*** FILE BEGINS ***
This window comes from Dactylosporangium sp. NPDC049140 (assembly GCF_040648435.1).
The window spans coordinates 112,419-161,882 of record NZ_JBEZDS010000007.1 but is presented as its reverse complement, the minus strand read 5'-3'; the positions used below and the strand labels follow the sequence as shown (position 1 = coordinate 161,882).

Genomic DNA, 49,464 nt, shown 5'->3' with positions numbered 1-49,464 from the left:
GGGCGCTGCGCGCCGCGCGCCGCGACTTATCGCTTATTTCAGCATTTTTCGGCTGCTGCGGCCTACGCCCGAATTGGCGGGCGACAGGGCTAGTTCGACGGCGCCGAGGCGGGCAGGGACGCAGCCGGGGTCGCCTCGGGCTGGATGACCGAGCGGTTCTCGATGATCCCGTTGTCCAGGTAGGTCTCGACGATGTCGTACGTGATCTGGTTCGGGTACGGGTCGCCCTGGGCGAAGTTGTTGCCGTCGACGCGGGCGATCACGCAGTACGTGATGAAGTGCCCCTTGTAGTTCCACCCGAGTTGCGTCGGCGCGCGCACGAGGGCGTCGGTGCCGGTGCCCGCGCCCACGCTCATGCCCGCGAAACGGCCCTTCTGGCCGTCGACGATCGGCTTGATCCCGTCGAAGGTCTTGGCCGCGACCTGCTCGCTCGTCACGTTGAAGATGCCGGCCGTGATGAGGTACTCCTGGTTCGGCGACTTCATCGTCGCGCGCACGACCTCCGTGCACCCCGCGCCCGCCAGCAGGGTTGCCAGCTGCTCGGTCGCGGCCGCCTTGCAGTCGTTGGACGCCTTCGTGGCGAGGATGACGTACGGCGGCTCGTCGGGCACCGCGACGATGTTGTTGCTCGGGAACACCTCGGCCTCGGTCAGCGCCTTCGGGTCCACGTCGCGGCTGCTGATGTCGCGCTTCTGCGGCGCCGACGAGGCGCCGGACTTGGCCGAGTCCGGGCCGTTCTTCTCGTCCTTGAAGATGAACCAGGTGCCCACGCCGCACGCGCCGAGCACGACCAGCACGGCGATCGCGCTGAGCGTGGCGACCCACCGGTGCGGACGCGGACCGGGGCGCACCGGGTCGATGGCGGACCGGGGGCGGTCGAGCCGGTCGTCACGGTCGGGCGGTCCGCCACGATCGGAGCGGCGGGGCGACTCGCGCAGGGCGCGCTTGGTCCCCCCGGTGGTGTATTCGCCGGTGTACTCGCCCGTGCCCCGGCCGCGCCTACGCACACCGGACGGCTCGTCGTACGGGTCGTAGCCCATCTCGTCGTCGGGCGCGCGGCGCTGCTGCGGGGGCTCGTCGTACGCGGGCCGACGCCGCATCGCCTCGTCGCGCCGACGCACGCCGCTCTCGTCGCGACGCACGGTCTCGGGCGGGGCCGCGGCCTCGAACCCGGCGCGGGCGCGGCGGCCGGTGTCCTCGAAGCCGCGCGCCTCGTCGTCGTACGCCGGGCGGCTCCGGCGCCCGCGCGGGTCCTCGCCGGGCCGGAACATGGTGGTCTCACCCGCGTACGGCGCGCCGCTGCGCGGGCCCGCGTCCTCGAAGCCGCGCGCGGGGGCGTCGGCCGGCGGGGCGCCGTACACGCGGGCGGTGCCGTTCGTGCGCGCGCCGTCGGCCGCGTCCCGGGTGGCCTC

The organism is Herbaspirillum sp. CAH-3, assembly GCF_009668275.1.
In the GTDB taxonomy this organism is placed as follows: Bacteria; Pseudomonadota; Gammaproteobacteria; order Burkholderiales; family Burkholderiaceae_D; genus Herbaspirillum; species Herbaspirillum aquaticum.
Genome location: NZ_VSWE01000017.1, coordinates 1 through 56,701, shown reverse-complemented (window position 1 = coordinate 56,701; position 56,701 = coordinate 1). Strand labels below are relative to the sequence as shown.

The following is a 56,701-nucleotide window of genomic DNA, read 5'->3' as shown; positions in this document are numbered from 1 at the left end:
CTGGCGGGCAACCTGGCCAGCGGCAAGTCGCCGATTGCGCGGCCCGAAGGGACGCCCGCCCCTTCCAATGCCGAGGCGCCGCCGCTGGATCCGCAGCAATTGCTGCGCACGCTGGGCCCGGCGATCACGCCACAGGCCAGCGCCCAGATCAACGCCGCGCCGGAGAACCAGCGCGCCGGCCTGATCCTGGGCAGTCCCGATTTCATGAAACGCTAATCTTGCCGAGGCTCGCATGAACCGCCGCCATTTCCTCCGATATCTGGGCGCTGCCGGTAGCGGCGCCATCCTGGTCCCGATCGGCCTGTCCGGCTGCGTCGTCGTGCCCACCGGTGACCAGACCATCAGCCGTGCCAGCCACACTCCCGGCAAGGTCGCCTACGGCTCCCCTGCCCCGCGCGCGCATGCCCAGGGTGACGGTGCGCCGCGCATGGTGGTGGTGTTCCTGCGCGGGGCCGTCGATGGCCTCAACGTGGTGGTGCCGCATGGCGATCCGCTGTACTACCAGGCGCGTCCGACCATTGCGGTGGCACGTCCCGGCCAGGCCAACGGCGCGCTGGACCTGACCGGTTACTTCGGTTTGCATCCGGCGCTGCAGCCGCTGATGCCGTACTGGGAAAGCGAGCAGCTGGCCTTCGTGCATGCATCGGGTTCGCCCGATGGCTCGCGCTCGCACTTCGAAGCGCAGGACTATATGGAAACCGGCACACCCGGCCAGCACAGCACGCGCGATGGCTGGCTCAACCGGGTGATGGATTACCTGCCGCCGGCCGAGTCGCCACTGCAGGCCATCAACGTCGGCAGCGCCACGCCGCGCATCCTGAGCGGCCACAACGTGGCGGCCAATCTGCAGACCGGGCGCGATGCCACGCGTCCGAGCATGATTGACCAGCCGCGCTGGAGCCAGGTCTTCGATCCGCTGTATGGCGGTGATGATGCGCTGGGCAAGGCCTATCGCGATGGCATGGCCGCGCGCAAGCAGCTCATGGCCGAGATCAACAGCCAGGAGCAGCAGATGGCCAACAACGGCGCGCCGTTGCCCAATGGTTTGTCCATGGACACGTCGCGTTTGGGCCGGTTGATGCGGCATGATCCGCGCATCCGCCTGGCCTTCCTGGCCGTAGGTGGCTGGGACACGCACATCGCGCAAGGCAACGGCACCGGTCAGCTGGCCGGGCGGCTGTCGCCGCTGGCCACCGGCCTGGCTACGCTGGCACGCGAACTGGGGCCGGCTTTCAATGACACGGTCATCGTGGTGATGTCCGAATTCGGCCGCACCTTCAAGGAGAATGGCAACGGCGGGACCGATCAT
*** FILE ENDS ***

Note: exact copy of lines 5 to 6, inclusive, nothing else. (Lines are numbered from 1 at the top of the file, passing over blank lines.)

The organism is Herbaspirillum sp. CAH-3, assembly GCF_009668275.1.
In the GTDB taxonomy this organism is placed as follows: Bacteria; Pseudomonadota; Gammaproteobacteria; order Burkholderiales; family Burkholderiaceae_D; genus Herbaspirillum; species Herbaspirillum aquaticum.